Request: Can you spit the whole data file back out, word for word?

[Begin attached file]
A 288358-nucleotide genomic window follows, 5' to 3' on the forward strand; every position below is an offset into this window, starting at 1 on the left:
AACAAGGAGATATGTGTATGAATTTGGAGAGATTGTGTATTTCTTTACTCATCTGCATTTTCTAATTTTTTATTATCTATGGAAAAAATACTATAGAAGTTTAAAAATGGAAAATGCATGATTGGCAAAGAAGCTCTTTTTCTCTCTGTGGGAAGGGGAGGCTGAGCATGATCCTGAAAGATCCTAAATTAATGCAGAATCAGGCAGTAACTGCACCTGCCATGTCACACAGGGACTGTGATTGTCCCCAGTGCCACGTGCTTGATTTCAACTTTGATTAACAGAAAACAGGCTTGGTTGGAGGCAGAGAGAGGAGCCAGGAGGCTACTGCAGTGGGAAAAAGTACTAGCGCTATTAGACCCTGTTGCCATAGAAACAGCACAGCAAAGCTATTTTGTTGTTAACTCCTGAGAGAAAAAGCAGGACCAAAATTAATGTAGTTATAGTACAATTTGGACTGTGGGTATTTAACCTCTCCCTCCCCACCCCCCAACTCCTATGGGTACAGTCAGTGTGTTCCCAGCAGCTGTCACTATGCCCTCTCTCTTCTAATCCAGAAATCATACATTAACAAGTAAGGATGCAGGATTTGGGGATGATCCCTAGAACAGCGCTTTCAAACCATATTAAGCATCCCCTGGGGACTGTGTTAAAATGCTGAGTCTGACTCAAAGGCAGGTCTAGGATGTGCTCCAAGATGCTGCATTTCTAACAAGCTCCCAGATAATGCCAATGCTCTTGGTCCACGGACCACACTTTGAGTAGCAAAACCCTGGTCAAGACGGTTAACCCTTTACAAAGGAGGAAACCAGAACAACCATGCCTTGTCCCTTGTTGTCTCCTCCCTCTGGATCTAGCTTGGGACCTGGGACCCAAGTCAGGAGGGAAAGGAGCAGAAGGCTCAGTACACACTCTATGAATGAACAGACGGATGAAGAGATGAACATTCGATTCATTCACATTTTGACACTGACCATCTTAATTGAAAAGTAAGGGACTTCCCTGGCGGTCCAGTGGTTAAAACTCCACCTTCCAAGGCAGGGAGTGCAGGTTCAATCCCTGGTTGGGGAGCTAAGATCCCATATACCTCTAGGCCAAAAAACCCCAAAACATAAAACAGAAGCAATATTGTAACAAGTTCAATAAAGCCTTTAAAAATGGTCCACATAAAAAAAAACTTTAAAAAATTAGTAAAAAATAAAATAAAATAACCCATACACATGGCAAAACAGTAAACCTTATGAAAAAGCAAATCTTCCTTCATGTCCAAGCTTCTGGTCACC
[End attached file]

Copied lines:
A 288358-nucleotide genomic window follows, 5' to 3' on the forward strand; every position below is an offset into this window, starting at 1 on the left:
AACAAGGAGATATGTGTATGAATTTGGAGAGATTGTGTATTTCTTTACTCATCTGCATTTTCTAATTTTTTATTATCTATGGAAAAAATACTATAGAAGTTTAAAAATGGAAAATGCATGATTGGCAAAGAAGCTCTTTTTCTCTCTGTGGGAAGGGGAGGCTGAGCATGATCCTGAAAGATCCTAAATTAATGCAGAATCAGGCAGTAACTGCACCTGCCATGTCACACAGGGACTGTGATTGTCCCCAGTGCCACGTGCTTGATTTCAACTTTGATTAACAGAAAACAGGCTTGGTTGGAGGCAGAGAGAGGAGCCAGGAGGCTACTGCAGTGGGAAAAAGTACTAGCGCTATTAGACCCTGTTGCCATAGAAACAGCACAGCAAAGCTATTTTGTTGTTAACTCCTGAGAGAAAAAGCAGGACCAAAATTAATGTAGTTATAGTACAATTTGGACTGTGGGTATTTAACCTCTCCCTCCCCACCCCCCAACTCCTATGGGTACAGTCAGTGTGTTCCCAGCAGCTGTCACTATGCCCTCTCTCTTCTAATCCAGAAATCATACATTAACAAGTAAGGATGCAGGATTTGGGGATGATCCCTAGAACAGCGCTTTCAAACCATATTAAGCATCCCCTGGGGACTGTGTTAAAATGCTGAGTCTGACTCAAAGGCAGGTCTAGGATGTGCTCCAAGATGCTGCATTTCTAACAAGCTCCCAGATAATGCCAATGCTCTTGGTCCACGGACCACACTTTGAGTAGCAAAACCCTGGTCAAGACGGTTAACCCTTTACAAAGGAGGAAACCAGAACAACCATGCCTTGTCCCTTGTTGTCTCCTCCCTCTGGATCTAGCTTGGGACCTGGGACCCAAGTCAGGAGGGAAAGGAGCAGAAGGCTCAGTACACACTCTATGAATGAACAGACGGATGAAGAGATGAACATTCGATTCATTCACATTTTGACACTGACCATCTTAATTGAAAAGTAAGGGACTTCCCTGGCGGTCCAGTGGTTAAAACTCCACCTTCCAAGGCAGGGAGTGCAGGTTCAATCCCTGGTTGGGGAGCTAAGATCCCATATACCTCTAGGCCAAAAAACCCCAAAACATAAAACAGAAGCAATATTGTAACAAGTTCAATAAAGCCTTTAAAAATGGTCCACATAAAAAAAAACTTTAAAAAATTAGTAAAAAATAAAATAAAATAACCCATACACATGGCAAAACAGTAAACCTTATGAAAAAGCAAATCTTCCTTCATGTCCAAGCTTCTGGTCACC